When the news hit Utah about Max Hall being arrested for shop lifting in August of 2014, it may have shook Cougar fans and satiated Ute fans…at first. But the unnerving news about his severe drug addiction that started from pain killers that were meant to relieve him from concussions and shoulder surgeries is, unfortunately, just another example of opioid painkillers destroying lives. The prescription drug epidemic has now spread to the workplace, with employers caught in the middle of a prescription opioid crisis. After all, what can they legally do or say to an employee with a prescription drug problem?

The epidemic is real
According to the Centers for Disease Control and Prevention (CDC), more than 28,000 people nationwide died in 2014 from opioids, half of which were overdose deaths from prescriptions. That means drug overdoses (think OxyContin and Percocet) now exceed car crashes in unintentional death cases in the U.S. The CDC reported that from 1999 to 2014, “The amount of prescription opioids sold in the U.S. nearly quadrupled, yet there has not been an overall change in the amount of pain that Americans report…78 Americans die every day from an opioid overdose.” Although the CDC has tried to combat this issue by proposing new prescribing guidelines, here is what employers can do to help keep their workplace safe.

What employers SHOULD do

  1. Update employee handbook
    Every workplace should have a drug and alcohol abuse policy in their employee handbook. Within that policy should be a prescription drug abuse provision that says anyone working in a safety-sensitive position (machine operator, construction worker, truck/bus driver, etc) must notify their manager if they are taking any over-the-counter or prescription medication that may impair their ability to safely perform their job.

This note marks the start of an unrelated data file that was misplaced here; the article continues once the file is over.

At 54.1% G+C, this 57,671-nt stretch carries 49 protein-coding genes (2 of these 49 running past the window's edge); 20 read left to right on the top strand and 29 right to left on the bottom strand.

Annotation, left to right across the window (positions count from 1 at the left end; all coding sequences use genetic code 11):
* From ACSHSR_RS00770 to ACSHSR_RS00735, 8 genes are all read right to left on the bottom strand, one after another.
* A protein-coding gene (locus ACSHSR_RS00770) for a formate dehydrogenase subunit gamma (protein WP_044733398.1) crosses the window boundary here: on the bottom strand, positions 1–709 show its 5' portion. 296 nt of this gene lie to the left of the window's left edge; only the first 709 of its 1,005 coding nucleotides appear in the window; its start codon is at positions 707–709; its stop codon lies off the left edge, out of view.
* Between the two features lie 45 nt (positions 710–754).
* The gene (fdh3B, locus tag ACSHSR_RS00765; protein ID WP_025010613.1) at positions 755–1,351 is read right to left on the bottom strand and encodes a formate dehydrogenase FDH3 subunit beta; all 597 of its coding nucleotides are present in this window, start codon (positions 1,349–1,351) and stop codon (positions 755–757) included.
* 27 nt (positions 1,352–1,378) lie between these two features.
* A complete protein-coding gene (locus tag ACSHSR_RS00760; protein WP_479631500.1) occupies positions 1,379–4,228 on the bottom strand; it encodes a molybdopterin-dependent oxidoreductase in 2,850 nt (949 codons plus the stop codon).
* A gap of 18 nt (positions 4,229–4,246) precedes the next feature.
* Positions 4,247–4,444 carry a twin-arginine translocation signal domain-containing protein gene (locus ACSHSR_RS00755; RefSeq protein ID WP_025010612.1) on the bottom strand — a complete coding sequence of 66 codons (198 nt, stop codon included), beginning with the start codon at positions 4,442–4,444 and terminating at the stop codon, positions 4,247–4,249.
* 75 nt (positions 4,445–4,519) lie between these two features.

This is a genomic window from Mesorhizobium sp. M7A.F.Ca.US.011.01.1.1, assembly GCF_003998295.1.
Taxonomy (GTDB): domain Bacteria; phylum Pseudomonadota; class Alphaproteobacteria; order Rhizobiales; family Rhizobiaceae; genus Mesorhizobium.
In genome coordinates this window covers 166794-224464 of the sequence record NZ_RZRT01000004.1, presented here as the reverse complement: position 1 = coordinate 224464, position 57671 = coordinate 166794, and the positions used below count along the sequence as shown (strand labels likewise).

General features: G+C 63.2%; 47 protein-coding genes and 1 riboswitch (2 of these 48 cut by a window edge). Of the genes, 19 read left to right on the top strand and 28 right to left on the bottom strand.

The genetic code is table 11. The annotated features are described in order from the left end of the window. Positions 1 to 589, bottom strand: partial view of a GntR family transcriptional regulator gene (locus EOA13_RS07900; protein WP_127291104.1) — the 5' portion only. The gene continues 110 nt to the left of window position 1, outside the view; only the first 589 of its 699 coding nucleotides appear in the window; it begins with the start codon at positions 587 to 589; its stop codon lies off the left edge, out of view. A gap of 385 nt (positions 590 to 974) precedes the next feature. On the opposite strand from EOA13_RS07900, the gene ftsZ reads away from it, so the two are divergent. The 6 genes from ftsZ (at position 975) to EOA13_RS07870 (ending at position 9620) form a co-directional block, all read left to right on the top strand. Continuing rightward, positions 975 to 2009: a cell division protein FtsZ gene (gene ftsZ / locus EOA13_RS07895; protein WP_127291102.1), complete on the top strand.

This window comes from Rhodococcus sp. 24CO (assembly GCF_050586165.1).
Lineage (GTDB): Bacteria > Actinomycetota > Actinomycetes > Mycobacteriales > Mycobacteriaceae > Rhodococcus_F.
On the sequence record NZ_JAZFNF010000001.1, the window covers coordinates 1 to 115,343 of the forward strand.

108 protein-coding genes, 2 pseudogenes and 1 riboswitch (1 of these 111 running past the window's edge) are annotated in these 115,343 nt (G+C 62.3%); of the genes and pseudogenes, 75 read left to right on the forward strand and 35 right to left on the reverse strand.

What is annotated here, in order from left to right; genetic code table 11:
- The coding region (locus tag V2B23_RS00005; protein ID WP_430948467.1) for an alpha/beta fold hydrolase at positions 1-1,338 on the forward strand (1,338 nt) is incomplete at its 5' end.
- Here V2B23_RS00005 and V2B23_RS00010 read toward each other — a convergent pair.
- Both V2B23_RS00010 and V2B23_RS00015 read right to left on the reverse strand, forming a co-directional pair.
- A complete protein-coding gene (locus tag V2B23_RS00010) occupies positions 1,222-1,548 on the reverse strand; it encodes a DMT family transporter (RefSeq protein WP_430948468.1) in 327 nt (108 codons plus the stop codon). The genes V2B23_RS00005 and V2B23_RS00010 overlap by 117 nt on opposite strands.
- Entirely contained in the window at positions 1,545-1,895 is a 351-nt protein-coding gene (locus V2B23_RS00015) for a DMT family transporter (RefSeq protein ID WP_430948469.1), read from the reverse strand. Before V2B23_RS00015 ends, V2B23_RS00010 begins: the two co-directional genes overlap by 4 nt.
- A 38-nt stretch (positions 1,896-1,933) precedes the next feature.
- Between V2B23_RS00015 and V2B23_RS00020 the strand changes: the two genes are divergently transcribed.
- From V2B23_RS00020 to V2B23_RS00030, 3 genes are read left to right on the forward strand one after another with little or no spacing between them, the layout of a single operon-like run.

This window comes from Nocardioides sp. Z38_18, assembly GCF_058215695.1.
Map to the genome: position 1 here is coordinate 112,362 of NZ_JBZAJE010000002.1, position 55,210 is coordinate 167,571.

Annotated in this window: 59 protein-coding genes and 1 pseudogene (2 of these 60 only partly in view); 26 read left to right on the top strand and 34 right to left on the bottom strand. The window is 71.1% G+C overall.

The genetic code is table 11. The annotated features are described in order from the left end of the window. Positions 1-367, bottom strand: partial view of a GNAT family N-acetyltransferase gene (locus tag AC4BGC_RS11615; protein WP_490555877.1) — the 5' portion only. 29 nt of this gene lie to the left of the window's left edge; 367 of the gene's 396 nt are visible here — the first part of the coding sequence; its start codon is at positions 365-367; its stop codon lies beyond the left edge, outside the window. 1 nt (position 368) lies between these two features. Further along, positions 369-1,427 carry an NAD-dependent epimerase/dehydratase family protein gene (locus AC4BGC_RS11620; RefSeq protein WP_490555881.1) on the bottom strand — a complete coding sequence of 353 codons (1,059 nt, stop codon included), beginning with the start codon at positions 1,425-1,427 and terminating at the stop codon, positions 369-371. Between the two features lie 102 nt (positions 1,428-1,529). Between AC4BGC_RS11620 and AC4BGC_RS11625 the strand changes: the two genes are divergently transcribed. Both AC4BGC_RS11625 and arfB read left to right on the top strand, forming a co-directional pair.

2. Focus on performance
    Oftentimes drug addiction appears similar to sleep problems or other health conditions.  If an employee falls asleep on the job, address the performance issue for what it is; DON’T jump to conclusions.  Falsely accusing someone of a drug abuse problem is in violation of the federal Americans with Disabilities Act, or ADA.
  3. Determine if a reasonable accommodation should be made
    Similar to diabetes or any other illness, prescription drug addiction is protected under the ADA. If an employee notifies his supervisor of a medication he’s taking that may impair his work, the supervisor needs to learn enough to determine if a reasonable accommodation must be made. If the worker poses any direct threat to his safety or health by maintaining his same work duties while under the medication, he may need to have his duties modified.

Take away
Become a proactive employer in fighting the prescription painkiller epidemic. Educate employees about the risks of prescription opioid painkillers. Encourage them to consult with their physician in private about different medication alternatives that may be more suitable. Also, be sure to train your managers on recognizing the typical signs of impairment, your own drug and alcohol abuse policy, and understanding the ADA. For more tips and information, please contact us.

Stacey Gibson, Director of Human Resources

Author Stacey Gibson, Director of Human Resources

Stacey is a certified Professional in HR (PHR) and the reason her clients would never consider leaving Stratus.hr. When not at work, you can hear her at one of her children’s sporting events -- she’s the one whistling louder than the refs.

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